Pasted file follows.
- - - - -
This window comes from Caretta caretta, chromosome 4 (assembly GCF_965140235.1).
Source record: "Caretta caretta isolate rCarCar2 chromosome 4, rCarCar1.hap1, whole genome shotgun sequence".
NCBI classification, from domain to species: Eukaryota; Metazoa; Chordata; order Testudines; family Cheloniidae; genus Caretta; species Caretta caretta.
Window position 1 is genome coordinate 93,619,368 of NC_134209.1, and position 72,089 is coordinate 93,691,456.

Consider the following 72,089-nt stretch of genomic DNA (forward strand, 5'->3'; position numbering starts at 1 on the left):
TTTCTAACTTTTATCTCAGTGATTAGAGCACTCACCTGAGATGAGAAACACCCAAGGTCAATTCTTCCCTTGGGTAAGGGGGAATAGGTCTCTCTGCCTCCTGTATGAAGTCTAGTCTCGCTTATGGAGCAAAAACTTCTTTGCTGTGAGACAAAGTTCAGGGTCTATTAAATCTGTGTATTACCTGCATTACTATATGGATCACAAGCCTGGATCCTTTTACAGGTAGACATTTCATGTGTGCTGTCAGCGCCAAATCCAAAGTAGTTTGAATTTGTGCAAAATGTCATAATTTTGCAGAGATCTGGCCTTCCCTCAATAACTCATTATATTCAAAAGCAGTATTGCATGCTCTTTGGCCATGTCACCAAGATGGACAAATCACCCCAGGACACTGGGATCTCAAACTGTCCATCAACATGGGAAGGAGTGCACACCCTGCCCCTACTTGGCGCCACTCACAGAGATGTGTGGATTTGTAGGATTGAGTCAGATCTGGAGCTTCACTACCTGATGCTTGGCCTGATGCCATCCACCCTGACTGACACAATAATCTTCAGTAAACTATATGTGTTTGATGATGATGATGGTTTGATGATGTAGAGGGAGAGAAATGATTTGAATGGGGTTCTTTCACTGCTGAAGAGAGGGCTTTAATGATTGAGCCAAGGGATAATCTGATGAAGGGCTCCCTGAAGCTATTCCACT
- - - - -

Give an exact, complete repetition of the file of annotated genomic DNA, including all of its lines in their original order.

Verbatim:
This window comes from Caretta caretta, chromosome 4 (assembly GCF_965140235.1).
Source record: "Caretta caretta isolate rCarCar2 chromosome 4, rCarCar1.hap1, whole genome shotgun sequence".
NCBI classification, from domain to species: Eukaryota; Metazoa; Chordata; order Testudines; family Cheloniidae; genus Caretta; species Caretta caretta.
Window position 1 is genome coordinate 93,619,368 of NC_134209.1, and position 72,089 is coordinate 93,691,456.

Consider the following 72,089-nt stretch of genomic DNA (forward strand, 5'->3'; position numbering starts at 1 on the left):
TTTCTAACTTTTATCTCAGTGATTAGAGCACTCACCTGAGATGAGAAACACCCAAGGTCAATTCTTCCCTTGGGTAAGGGGGAATAGGTCTCTCTGCCTCCTGTATGAAGTCTAGTCTCGCTTATGGAGCAAAAACTTCTTTGCTGTGAGACAAAGTTCAGGGTCTATTAAATCTGTGTATTACCTGCATTACTATATGGATCACAAGCCTGGATCCTTTTACAGGTAGACATTTCATGTGTGCTGTCAGCGCCAAATCCAAAGTAGTTTGAATTTGTGCAAAATGTCATAATTTTGCAGAGATCTGGCCTTCCCTCAATAACTCATTATATTCAAAAGCAGTATTGCATGCTCTTTGGCCATGTCACCAAGATGGACAAATCACCCCAGGACACTGGGATCTCAAACTGTCCATCAACATGGGAAGGAGTGCACACCCTGCCCCTACTTGGCGCCACTCACAGAGATGTGTGGATTTGTAGGATTGAGTCAGATCTGGAGCTTCACTACCTGATGCTTGGCCTGATGCCATCCACCCTGACTGACACAATAATCTTCAGTAAACTATATGTGTTTGATGATGATGATGGTTTGATGATGTAGAGGGAGAGAAATGATTTGAATGGGGTTCTTTCACTGCTGAAGAGAGGGCTTTAATGATTGAGCCAAGGGATAATCTGATGAAGGGCTCCCTGAAGCTATTCCACT